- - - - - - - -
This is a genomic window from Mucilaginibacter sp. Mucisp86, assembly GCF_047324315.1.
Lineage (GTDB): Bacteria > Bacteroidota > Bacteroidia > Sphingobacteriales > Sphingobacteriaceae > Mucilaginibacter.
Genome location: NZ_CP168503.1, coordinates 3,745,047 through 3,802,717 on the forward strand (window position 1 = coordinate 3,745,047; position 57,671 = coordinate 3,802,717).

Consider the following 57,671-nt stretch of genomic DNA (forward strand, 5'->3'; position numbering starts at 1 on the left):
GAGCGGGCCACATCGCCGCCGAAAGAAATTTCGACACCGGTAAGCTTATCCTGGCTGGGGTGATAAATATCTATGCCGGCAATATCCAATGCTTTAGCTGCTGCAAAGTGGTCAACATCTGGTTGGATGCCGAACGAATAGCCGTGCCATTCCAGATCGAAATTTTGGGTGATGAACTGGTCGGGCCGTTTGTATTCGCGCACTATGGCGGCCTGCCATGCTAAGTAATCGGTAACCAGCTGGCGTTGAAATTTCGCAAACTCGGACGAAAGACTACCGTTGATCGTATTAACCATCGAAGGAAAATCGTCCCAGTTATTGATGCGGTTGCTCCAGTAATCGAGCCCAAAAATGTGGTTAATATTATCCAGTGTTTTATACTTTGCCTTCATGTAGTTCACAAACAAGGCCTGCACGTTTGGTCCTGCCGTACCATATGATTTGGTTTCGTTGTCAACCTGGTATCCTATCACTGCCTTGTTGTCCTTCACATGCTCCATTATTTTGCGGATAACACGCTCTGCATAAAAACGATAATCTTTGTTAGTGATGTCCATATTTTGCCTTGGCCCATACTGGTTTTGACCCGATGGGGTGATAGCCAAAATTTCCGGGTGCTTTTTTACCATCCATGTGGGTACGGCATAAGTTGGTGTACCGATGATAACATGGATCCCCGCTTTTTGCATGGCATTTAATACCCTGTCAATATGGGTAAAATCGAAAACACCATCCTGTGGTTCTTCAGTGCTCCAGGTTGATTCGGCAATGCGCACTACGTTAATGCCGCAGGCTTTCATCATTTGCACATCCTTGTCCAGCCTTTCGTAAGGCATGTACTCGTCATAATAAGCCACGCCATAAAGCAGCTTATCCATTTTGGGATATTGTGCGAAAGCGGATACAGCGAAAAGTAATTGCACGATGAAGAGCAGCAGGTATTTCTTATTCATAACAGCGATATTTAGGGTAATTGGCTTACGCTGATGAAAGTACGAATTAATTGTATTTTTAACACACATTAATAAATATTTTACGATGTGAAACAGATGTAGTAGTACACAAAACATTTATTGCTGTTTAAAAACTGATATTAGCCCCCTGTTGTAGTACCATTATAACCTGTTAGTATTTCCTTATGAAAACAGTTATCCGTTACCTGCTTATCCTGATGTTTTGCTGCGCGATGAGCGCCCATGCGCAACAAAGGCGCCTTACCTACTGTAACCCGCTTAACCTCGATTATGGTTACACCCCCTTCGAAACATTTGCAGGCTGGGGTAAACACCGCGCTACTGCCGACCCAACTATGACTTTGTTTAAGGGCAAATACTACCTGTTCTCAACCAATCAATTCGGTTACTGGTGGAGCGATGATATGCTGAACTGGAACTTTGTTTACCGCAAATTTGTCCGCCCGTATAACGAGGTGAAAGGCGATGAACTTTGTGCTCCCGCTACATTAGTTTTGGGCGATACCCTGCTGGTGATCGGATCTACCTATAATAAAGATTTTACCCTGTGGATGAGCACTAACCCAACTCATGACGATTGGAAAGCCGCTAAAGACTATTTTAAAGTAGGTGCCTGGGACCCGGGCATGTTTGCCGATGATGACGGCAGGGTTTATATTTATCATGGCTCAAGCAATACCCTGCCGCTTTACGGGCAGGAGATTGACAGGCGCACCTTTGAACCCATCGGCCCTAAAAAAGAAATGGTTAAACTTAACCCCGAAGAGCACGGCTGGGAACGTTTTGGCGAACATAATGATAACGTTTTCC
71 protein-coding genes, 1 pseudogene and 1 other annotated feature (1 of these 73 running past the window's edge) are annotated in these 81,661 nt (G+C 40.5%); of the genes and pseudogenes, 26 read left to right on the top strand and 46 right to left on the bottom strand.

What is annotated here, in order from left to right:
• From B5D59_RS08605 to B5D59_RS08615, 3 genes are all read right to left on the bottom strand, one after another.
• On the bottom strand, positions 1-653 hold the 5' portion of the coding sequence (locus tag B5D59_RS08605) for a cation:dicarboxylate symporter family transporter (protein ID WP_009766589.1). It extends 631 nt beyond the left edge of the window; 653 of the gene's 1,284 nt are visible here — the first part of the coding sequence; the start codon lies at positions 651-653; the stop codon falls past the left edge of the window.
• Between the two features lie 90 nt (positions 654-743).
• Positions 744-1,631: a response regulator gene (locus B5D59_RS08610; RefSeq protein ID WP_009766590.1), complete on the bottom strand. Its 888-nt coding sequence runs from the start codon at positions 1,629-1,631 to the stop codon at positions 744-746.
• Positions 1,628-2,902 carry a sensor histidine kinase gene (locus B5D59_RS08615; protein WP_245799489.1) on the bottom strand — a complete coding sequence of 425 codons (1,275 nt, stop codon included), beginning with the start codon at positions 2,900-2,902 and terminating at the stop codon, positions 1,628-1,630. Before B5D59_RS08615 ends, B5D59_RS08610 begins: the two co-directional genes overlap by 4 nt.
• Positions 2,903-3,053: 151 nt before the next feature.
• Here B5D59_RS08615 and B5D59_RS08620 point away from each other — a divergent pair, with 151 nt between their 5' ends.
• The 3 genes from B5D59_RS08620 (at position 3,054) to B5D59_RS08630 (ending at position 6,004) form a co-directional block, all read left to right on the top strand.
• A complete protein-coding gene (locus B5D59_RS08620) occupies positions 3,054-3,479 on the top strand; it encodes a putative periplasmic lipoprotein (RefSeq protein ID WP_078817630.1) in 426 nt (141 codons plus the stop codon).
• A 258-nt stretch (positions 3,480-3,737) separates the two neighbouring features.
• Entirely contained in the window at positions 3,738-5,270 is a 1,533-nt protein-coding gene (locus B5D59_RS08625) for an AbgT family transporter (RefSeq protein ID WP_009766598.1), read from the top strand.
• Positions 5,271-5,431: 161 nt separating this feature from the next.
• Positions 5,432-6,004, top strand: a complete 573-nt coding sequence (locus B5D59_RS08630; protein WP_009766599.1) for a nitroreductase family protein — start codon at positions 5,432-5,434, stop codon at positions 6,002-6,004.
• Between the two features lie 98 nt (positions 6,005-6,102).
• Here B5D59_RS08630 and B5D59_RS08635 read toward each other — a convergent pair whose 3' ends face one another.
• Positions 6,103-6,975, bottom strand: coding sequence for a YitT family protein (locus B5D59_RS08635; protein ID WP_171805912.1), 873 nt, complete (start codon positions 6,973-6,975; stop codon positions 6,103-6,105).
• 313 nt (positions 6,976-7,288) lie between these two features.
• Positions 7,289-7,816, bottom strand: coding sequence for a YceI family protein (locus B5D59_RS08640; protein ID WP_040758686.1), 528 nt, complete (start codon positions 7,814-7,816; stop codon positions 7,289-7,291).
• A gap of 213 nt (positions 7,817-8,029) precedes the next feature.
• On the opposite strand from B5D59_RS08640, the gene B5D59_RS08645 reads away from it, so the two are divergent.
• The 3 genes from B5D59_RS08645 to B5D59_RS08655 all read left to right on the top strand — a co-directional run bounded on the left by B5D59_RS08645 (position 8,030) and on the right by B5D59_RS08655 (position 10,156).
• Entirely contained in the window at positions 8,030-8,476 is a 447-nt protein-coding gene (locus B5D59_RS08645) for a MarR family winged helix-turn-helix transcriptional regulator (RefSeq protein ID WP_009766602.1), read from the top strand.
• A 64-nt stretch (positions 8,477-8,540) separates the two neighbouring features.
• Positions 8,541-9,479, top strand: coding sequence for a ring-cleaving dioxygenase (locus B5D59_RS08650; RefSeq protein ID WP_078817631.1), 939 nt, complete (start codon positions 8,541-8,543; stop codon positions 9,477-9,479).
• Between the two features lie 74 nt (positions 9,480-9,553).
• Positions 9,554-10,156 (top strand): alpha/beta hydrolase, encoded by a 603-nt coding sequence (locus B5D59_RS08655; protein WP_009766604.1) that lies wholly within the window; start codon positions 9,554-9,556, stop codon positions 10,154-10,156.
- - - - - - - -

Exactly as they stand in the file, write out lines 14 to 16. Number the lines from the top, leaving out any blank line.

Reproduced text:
• Here B5D59_RS08615 and B5D59_RS08620 point away from each other — a divergent pair, with 151 nt between their 5' ends.
• The 3 genes from B5D59_RS08620 (at position 3,054) to B5D59_RS08630 (ending at position 6,004) form a co-directional block, all read left to right on the top strand.
• A complete protein-coding gene (locus B5D59_RS08620) occupies positions 3,054-3,479 on the top strand; it encodes a putative periplasmic lipoprotein (RefSeq protein ID WP_078817630.1) in 426 nt (141 codons plus the stop codon).